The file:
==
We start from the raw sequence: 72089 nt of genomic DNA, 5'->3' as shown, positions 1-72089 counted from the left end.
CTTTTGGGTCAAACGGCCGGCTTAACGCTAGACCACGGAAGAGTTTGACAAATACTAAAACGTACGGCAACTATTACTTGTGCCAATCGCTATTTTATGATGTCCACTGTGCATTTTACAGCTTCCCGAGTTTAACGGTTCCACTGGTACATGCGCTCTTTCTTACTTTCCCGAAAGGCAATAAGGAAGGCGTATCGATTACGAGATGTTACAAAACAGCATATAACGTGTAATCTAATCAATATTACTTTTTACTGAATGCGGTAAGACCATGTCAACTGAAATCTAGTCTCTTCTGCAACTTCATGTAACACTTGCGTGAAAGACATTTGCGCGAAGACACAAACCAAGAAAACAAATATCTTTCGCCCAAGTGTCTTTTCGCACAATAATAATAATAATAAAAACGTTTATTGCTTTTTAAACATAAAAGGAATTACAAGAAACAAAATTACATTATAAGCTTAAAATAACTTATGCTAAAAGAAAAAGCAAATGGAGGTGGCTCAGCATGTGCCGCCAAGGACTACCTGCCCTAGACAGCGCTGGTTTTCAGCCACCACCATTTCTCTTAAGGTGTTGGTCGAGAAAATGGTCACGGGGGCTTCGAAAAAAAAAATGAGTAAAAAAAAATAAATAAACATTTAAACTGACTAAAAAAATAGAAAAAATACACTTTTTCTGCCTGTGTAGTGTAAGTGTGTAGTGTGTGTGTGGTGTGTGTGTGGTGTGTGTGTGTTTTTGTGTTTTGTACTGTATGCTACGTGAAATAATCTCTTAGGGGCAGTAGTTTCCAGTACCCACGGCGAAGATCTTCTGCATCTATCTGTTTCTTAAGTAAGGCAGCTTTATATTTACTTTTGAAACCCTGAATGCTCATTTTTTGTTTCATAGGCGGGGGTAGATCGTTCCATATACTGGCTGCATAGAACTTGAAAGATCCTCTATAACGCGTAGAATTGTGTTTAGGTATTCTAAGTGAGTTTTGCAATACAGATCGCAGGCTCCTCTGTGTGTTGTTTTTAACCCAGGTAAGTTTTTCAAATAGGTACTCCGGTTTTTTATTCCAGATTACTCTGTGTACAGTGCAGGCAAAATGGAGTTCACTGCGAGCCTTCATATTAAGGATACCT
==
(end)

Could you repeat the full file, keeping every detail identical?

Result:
We start from the raw sequence: 72089 nt of genomic DNA, 5'->3' as shown, positions 1-72089 counted from the left end.
CTTTTGGGTCAAACGGCCGGCTTAACGCTAGACCACGGAAGAGTTTGACAAATACTAAAACGTACGGCAACTATTACTTGTGCCAATCGCTATTTTATGATGTCCACTGTGCATTTTACAGCTTCCCGAGTTTAACGGTTCCACTGGTACATGCGCTCTTTCTTACTTTCCCGAAAGGCAATAAGGAAGGCGTATCGATTACGAGATGTTACAAAACAGCATATAACGTGTAATCTAATCAATATTACTTTTTACTGAATGCGGTAAGACCATGTCAACTGAAATCTAGTCTCTTCTGCAACTTCATGTAACACTTGCGTGAAAGACATTTGCGCGAAGACACAAACCAAGAAAACAAATATCTTTCGCCCAAGTGTCTTTTCGCACAATAATAATAATAATAAAAACGTTTATTGCTTTTTAAACATAAAAGGAATTACAAGAAACAAAATTACATTATAAGCTTAAAATAACTTATGCTAAAAGAAAAAGCAAATGGAGGTGGCTCAGCATGTGCCGCCAAGGACTACCTGCCCTAGACAGCGCTGGTTTTCAGCCACCACCATTTCTCTTAAGGTGTTGGTCGAGAAAATGGTCACGGGGGCTTCGAAAAAAAAAATGAGTAAAAAAAAATAAATAAACATTTAAACTGACTAAAAAAATAGAAAAAATACACTTTTTCTGCCTGTGTAGTGTAAGTGTGTAGTGTGTGTGTGGTGTGTGTGTGGTGTGTGTGTGTTTTTGTGTTTTGTACTGTATGCTACGTGAAATAATCTCTTAGGGGCAGTAGTTTCCAGTACCCACGGCGAAGATCTTCTGCATCTATCTGTTTCTTAAGTAAGGCAGCTTTATATTTACTTTTGAAACCCTGAATGCTCATTTTTTGTTTCATAGGCGGGGGTAGATCGTTCCATATACTGGCTGCATAGAACTTGAAAGATCCTCTATAACGCGTAGAATTGTGTTTAGGTATTCTAAGTGAGTTTTGCAATACAGATCGCAGGCTCCTCTGTGTGTTGTTTTTAACCCAGGTAAGTTTTTCAAATAGGTACTCCGGTTTTTTATTCCAGATTACTCTGTGTACAGTGCAGGCAAAATGGAGTTCACTGCGAGCCTTCATATTAAGGATACCT